Supporting your youth athlete in these ways will help him or her learn to love sports and have a more positive experience. Liberty Mutual Insurance Play Positive™, in partnership with Positive Coaching Alliance, created this tool for ways you can encourage your child during and after the game.

At Liberty Mutual Insurance, we constantly look for ways to celebrate the countless acts of sportsmanship and integrity shown by people every day. We created Play Positive™, powered by Positive Coaching Alliance, as part of this belief to help ensure that our kids experience the best that sports have to offer in environments that promote and display good sportsmanship. We believe kids can learn valuable life lessons when coaches and parents come together to support winning on and off the hill.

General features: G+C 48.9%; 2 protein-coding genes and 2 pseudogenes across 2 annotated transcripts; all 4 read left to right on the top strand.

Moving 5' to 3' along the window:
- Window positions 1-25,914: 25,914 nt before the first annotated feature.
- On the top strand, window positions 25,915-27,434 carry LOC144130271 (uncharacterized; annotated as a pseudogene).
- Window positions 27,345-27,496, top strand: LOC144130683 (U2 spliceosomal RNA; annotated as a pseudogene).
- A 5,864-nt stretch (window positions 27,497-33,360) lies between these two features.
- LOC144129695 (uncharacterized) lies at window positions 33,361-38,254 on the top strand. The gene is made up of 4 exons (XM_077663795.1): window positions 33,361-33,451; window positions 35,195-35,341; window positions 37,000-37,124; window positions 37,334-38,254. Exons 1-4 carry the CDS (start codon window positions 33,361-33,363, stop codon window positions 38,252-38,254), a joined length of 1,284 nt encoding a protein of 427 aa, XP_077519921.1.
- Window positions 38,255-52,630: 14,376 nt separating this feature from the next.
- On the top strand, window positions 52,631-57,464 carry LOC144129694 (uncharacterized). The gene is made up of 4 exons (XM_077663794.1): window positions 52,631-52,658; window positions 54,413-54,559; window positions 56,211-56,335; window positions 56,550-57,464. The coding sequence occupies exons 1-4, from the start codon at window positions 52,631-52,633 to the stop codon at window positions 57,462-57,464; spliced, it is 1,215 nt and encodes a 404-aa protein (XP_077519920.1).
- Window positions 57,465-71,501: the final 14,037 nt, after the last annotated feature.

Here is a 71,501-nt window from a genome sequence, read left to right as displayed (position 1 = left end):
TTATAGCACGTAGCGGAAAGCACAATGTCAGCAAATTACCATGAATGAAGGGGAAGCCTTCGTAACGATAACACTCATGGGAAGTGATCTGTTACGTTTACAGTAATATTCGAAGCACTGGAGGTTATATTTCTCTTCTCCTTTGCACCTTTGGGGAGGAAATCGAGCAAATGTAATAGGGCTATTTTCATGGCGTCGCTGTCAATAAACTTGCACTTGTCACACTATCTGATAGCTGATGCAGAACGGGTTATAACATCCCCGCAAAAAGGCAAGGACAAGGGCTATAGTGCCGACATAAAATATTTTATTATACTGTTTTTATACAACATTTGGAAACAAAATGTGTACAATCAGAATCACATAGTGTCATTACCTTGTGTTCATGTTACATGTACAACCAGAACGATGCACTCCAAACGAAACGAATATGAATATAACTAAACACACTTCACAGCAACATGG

In an effort to benefit millions of youth athletes, parents and coaches, this article is among a series created exclusively for partners in the Liberty Mutual Insurance Play Positive™ program powered by Positive Coaching Alliance.

©2014 Liberty Mutual Insurance and Positive Coaching Alliance. All rights reserved. This material may not be distributed without express written permission. Any reproduction in whole or part by and individuals or organizations will be held liable for copyright infringement to the full extent of the law.


Mon, 29 Sep 2014 17:56:12 +0000

Get Started Today and Earn $2500

It is not too late to participate in the Fall period of the Liberty Mutual Insurance Play Positive™ Pledge